Monday, November 3, 2008

MGM studio, Culver City, CA

Stage 26 (center): the set containing the Ruhlmann dressing table is located on the first floor along the southern (back) wall of the building.

View of the interior showing the set and dressing table. The bed is placed along the eastern wall; the table is on the southern wall.

In 1937 Metro Goldwyn Mayer was one of the largest and most successful studios in Hollywood. However, the massive studio was actually located in Culver City, California, about seven miles southwest of Hollywood proper. Situated on the northwest corner of Washington Boulevard and Overland Avenue, the studio encompassed over 40 acres of buildings and lots in its heyday. Stage 26 is the building illustrated here, in which Jean Harlow's last movie was being filmed until her untimely death ended production. The front of the building is a brick facade of a three story building with only a ground level inside; this allowed for different genres of films to be shot inside since it was somewhat of a generic shell of a structure. From 1935 to 1937 there was a surge of new construction and renovation occurring at MGM, and this was one of the only locations available to shoot in. The origins of the studio date back to 1915 when Triangle Pictures called it home. In 1924, MGM bought the company and proceeded to build one of the most powerful studios in Hollywood, renown for their bright Technicolor films complete with high priced sets, ornate fixtures, expensive wardrobes, and "more stars than the heavens". With such a boom in business, it is no wonder MGM hired a talented designer to dress the Art Deco set of Cafe Society. Authenticity was not an element to be disregarded, and therefore the sets were lavishly detailed down to placing the right textiles and furniture pieces within. The Jacques-Emile Ruhlmann dressing table was the perfect addition to the bedroom for Jean Harlow's enigmatic debutante character. In a film intended to exploit the riches and splendor of the wealthy during the Great Depression, it is apropos that such a fine piece of furniture be incorporated.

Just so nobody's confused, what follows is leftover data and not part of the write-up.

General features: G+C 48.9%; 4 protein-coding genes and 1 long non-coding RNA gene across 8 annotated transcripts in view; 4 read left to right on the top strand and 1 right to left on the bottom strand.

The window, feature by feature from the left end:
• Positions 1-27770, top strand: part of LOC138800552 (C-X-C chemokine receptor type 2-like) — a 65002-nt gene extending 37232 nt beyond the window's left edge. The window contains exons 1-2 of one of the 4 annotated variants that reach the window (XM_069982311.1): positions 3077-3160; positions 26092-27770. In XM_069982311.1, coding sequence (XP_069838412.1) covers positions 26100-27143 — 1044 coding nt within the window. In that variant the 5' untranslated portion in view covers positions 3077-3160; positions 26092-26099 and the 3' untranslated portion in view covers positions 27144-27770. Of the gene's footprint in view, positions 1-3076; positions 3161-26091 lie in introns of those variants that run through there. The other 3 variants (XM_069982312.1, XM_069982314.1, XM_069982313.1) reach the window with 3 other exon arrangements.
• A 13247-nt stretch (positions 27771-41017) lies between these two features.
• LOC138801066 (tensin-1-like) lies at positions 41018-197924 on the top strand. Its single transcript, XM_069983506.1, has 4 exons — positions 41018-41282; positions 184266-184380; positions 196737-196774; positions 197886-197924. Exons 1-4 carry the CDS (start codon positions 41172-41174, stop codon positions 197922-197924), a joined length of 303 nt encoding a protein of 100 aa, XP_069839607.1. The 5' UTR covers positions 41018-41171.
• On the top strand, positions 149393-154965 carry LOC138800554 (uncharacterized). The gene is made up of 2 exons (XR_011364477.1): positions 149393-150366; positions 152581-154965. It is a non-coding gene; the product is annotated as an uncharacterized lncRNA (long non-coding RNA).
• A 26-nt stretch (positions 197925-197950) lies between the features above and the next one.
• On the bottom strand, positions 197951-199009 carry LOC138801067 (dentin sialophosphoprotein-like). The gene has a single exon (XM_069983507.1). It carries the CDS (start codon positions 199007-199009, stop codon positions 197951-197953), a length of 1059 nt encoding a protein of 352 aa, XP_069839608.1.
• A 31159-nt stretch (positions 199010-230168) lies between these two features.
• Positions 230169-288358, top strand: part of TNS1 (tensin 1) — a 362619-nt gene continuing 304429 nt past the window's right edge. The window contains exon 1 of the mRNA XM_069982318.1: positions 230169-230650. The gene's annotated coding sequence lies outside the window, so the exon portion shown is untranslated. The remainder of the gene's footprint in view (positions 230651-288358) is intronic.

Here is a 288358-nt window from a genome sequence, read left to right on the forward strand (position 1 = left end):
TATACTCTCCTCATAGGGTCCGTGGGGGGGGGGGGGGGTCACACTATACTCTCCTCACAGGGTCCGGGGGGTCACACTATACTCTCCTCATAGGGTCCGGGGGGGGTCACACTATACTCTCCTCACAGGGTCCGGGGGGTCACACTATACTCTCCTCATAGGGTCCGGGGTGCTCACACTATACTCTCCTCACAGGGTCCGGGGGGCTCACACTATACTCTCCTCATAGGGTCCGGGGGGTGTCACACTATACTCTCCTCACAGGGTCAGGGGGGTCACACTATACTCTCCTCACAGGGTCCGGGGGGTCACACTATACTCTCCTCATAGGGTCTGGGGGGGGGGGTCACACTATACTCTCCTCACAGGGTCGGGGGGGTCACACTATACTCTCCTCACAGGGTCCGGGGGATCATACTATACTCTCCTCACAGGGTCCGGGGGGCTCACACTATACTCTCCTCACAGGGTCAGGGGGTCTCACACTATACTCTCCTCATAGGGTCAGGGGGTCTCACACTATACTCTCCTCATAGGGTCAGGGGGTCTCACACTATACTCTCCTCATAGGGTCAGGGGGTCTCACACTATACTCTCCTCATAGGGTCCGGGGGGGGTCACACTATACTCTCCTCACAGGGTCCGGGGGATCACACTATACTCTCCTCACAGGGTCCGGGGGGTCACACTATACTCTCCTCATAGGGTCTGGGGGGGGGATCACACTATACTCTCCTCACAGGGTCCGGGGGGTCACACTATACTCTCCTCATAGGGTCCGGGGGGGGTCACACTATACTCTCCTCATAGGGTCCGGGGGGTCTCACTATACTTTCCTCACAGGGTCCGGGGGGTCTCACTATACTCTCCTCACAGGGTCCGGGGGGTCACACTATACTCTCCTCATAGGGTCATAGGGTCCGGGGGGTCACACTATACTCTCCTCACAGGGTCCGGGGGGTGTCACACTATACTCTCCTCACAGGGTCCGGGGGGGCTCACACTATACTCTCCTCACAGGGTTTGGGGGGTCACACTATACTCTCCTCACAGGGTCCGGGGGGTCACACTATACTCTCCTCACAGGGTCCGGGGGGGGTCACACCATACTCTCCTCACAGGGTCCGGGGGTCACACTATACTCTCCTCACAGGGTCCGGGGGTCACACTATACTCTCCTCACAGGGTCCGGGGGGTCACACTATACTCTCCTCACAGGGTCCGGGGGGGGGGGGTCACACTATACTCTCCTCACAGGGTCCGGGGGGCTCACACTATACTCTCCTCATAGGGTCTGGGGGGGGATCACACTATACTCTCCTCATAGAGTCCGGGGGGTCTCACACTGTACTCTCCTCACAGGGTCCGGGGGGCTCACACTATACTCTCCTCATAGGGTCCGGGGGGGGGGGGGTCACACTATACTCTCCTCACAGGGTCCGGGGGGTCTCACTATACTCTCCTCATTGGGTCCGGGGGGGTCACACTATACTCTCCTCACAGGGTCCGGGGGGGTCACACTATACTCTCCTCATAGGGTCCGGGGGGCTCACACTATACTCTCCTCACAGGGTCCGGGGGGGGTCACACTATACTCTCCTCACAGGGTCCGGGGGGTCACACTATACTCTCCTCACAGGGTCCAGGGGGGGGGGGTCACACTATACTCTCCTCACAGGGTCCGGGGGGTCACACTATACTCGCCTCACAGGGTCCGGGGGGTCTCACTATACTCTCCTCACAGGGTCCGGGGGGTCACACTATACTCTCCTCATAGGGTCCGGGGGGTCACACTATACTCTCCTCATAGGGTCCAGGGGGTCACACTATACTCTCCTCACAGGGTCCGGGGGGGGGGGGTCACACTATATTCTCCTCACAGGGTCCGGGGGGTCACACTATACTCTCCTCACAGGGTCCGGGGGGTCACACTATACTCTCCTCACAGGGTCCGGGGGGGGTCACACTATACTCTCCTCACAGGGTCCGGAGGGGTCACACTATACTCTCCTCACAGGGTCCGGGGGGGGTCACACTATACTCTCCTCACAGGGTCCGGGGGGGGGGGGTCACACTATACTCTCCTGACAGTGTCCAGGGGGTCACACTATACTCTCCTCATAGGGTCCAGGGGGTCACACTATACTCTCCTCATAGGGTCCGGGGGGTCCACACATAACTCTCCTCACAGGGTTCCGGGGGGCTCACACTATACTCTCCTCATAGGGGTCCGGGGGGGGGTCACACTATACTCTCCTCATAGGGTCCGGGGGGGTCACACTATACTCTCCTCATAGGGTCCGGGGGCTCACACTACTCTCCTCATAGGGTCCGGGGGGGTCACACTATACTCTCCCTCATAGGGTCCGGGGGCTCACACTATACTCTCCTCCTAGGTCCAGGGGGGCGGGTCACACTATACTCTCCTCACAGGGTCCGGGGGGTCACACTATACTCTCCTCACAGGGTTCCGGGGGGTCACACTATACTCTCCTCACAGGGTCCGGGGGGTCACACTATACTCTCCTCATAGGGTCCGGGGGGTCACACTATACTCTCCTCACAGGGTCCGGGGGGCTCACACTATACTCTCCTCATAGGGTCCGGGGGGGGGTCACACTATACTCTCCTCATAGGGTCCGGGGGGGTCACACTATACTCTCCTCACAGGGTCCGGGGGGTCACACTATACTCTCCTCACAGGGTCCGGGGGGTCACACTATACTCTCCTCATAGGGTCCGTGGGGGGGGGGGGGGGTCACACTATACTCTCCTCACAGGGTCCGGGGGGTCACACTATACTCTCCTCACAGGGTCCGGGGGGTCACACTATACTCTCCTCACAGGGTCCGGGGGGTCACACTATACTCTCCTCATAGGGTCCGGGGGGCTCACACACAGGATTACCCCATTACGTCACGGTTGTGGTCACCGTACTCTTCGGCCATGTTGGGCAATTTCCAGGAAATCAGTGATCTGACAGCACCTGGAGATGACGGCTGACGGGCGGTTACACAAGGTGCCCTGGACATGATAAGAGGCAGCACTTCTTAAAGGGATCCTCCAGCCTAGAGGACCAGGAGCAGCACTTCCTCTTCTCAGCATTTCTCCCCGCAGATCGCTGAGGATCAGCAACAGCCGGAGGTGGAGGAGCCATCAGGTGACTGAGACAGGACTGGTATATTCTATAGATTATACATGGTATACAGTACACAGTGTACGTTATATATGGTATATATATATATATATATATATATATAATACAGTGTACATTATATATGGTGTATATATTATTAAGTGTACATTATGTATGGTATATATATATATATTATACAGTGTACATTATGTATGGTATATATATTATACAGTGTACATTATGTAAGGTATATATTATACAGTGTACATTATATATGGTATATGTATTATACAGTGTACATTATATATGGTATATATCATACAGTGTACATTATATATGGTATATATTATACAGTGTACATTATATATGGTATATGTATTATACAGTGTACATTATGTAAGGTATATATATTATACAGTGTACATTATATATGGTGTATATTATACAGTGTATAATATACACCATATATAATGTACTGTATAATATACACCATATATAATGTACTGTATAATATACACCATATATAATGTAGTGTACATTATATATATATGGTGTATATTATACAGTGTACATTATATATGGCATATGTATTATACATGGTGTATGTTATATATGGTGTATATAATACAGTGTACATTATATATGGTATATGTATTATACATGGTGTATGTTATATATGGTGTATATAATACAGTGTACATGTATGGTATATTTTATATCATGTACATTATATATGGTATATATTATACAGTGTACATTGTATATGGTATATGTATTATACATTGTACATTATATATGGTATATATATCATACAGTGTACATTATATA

Author's note: this is entirely fictional, meant for illustrative purposes only.

Similar to: Prince Gong's mansion. Like the rambling hills, valleys, mountains, and caves of the Prince's estate, the studio is made of many components within a large tract of acreage. The studio has a variety of buildings, landscape sets, and storage facilities similar to the living quarters, gardens, and workplaces of the Prince's mansion.

Contrasts with: Farm House 1900-2000. The ancestral Farm House belonging to the Stanford family, handed down generation after generation, is a stark contrast to the quickly erected and as easily torn down movie set
for Cafe Society. While the house is intended to be a permanent, steadfast structure that will incur improvements and maintenance over many decades, the movie set is wholeheartedly temporary, with little thought about its ability to be sustained for more than a few months. The interiors are also polar opposites, with the simplistic style of the Farm house suggesting a comforting, family-style setting, while the film set is decidedly luxurious and heavily themed in the Art Deco style.

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